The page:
Medicine In America Essay

1123 Words5 Pages
James Cassedy’s Medicine in America, A Short History takes a comprehensive look at medical progress in America from its colonial days to the present time. The book takes on five different themes in discussing medicine. First, it discusses the medical establishment, and how it develops over time. Second, it looks at the alternative to established medicine. Alternatives consist of any kind of medical practice outside the orthodox practice of the time. Third, Cassedy explores the science of medicine, taking time to recognize individuals who make significant discoveries in the field of medicine. The role of government in science is the fourth theme studied by Cassedy. The government makes considerable efforts into the regulation of medical…show more content…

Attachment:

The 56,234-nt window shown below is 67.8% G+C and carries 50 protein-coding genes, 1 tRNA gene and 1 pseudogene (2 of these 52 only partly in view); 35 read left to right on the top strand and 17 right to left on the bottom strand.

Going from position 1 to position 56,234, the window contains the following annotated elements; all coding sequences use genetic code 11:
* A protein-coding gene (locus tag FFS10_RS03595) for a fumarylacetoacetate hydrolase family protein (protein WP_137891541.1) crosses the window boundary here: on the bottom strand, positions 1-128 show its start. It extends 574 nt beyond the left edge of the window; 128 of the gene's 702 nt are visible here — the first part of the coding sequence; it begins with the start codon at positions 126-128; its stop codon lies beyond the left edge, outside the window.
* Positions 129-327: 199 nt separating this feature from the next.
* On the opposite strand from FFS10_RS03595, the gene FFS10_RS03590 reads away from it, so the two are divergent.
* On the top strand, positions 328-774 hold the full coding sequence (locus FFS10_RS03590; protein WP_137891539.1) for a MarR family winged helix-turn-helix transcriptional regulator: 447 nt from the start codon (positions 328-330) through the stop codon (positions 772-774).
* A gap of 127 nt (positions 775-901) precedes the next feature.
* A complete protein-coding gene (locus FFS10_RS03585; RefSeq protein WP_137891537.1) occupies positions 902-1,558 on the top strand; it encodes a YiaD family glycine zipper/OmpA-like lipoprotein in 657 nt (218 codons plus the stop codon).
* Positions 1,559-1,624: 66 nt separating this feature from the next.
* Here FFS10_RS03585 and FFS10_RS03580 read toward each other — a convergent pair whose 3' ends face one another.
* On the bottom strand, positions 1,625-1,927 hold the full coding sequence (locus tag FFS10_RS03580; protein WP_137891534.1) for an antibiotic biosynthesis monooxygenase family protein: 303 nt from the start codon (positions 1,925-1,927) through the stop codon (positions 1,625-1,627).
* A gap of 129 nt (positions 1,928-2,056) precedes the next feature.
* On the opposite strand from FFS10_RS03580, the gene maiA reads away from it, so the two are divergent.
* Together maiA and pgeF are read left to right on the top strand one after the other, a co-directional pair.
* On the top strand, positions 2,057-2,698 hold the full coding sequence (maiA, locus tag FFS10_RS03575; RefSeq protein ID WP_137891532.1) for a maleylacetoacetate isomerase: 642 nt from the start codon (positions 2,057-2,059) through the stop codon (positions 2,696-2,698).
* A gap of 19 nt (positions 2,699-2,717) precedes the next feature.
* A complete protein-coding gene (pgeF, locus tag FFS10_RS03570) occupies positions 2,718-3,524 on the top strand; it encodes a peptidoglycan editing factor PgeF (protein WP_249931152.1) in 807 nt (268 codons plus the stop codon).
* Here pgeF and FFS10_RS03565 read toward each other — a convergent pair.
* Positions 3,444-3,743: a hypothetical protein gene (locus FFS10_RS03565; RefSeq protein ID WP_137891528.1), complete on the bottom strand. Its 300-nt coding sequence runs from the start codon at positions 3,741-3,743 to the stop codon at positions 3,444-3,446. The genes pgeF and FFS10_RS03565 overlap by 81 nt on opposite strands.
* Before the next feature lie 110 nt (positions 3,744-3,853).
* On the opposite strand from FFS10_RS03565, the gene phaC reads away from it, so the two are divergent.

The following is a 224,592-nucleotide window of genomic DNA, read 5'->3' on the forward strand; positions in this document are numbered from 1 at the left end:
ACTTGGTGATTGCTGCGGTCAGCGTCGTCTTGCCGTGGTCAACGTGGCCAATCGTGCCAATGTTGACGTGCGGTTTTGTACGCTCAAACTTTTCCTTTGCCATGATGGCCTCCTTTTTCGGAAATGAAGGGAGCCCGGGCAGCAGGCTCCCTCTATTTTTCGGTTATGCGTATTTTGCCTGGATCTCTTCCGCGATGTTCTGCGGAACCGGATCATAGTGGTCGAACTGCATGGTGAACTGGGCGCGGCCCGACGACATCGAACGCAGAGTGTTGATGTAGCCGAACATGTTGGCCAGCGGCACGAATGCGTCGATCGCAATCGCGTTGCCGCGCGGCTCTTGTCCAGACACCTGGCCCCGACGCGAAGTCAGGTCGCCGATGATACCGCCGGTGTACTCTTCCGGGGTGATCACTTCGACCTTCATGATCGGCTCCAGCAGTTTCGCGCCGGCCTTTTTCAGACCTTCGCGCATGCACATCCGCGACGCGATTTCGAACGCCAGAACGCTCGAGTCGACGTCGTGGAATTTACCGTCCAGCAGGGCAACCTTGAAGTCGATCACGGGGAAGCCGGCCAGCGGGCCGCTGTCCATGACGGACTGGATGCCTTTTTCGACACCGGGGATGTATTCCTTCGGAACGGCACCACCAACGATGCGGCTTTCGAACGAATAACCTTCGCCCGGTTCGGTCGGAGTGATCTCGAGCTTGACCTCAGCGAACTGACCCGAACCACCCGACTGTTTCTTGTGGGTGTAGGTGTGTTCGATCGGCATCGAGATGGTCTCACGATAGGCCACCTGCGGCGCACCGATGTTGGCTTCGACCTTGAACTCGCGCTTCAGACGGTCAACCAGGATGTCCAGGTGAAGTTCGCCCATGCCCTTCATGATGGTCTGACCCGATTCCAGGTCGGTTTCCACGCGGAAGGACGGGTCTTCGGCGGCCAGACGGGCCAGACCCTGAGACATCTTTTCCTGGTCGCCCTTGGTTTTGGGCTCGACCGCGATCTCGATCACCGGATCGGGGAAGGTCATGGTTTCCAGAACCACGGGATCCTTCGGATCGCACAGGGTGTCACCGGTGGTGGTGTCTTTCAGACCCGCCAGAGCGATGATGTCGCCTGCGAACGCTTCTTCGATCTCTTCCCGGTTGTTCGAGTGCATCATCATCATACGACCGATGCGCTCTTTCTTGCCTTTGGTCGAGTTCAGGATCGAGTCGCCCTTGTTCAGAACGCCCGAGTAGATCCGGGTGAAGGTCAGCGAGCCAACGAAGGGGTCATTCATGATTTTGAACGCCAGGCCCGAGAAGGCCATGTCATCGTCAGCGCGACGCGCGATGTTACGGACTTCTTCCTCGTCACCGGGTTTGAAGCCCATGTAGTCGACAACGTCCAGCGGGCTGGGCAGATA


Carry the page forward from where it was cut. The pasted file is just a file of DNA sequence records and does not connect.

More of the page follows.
The separation of the colonies from Great Britain caused a break in medical advancement in America. Many physicians saw fit to pack up and return home. Main stream medicine at the time could be considered barbaric by today’s standards. Treatments such as excessive blood letting, which was thought to balance the body’s four humors, often did more harm than good. Sometimes they even led to death. The government began efforts at this time to pass laws requiring physicians be licensed. Thirteen states passed such laws, but eleven eventually repealed the laws. The government reluctantly involved itself in matters such as quarantines and public vaccinations. The spread of the population westward resulted in the lack of available physicians. This led to the rise of many people turning to unorthodox methods of medicine. Quacks, or people who claimed medical knowledge who really had none, often hurt people rather than cure them. "Irregular" practitioners began to use new methods in surgery, hygiene beliefs, and new medical systems that were generally frowned upon because the public was not used to it. It took awhile for the United States to become advanced and wealthy enough to produce any serious output in scientific discovery. In 1807, Thomas Jefferson encouraged the medical community to look into research more. Members
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